Still, while I may be amazed at the sheer amount of liquid I can produce through my face, I am no wet blanket. I have cats even though I am allergic to them. I sit in the grass at Ravinia even though it gives me hives. I don’t let these conditions slow me down! Sure I gross out my companions, but I’m always game. I now know that while I enjoy Medieval Times, I just need to bring literally an entire box of Kleenex and large doses of albuterol due to the hay and horses. I learned this the first time I went to Medieval Times. We had to send my Dad out to the parking lot to get my inhaler. I was the agreeable and good for a laugh age of 16. Meanwhile my Aunt and Uncle had paid the Royal Cryer to shout, “Congratulations to the Lady Elizabeth who was recently awarded ye olde driver’s license. Huzzah!” If that ever shows up on a sitcom, I am entering litigaton because I assure you that experience is singularly mine.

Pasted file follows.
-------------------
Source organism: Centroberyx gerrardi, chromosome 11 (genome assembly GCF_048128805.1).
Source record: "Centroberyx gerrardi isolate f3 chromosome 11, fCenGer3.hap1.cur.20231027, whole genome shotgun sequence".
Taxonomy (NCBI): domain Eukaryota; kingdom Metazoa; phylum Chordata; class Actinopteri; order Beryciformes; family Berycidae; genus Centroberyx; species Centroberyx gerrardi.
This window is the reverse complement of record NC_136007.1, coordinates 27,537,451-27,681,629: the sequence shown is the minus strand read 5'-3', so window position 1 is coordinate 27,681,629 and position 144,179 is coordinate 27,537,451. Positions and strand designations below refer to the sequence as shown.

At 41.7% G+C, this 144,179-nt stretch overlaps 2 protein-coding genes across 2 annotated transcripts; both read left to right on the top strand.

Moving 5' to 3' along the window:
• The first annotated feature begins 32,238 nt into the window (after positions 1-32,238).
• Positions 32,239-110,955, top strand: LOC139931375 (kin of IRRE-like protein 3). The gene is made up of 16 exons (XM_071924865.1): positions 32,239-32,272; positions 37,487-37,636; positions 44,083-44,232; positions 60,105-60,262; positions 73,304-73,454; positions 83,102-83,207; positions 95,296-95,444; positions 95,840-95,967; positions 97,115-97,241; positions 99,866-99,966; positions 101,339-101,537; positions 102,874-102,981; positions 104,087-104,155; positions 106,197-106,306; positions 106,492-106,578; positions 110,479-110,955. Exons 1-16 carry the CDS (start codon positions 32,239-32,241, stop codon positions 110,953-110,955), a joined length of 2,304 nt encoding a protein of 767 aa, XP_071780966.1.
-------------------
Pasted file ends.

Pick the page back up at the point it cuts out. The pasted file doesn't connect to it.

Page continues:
But even after all this, I never really realized what a pasty lifelong case of walking consumption I am until I took over my own medical care. I swear the mail truck that delivered my childhood medical records to me made that backup “beep beep” sound. Or maybe that was just me wheezing.
The dentist had always been the one medical establishment I could go to without causing groups of physicians to gather and marvel at something gross. I was not allergic to anything dental and had strong and healthy teeth. The dentist was the only place I felt vaguely normal. Until I started seeing a new dentist upon moving to Chicago.
Narrator: Doc Holliday, a southern gentlemen turned gunman and gambler, also travels west, hoping the dry climate would relieve his tuberculosis…
DENTIST: Wow. (Looking at x rays)
ME: What!? (through sucky tube)
DENTIST: Your sinuses are monsters.
ME: You’re telling me, sister.
DENTIST: No I mean, they are huge. They are the biggest sinuses I’ve ever seen. Do you have a lot of sinus infections?”
ME: I do. Thank you for asking.
DENTIST: I bet. (pause) Wow. Just…wow.
My dentist experience combined with a particularly bad allergy season left me resolved to revisit the allergist’s office for the first time as an adult. My childhood traumas had faded enough that my current misery demanded it. I’d had four sinus infections in the last six months, debilitating allergy attacks, and wheezing if I so much as laughed too hard at something, and left me sounding like a combination of Muttley and his “wheezy snicker” and the Old Man at the Bank in Mary Poppins.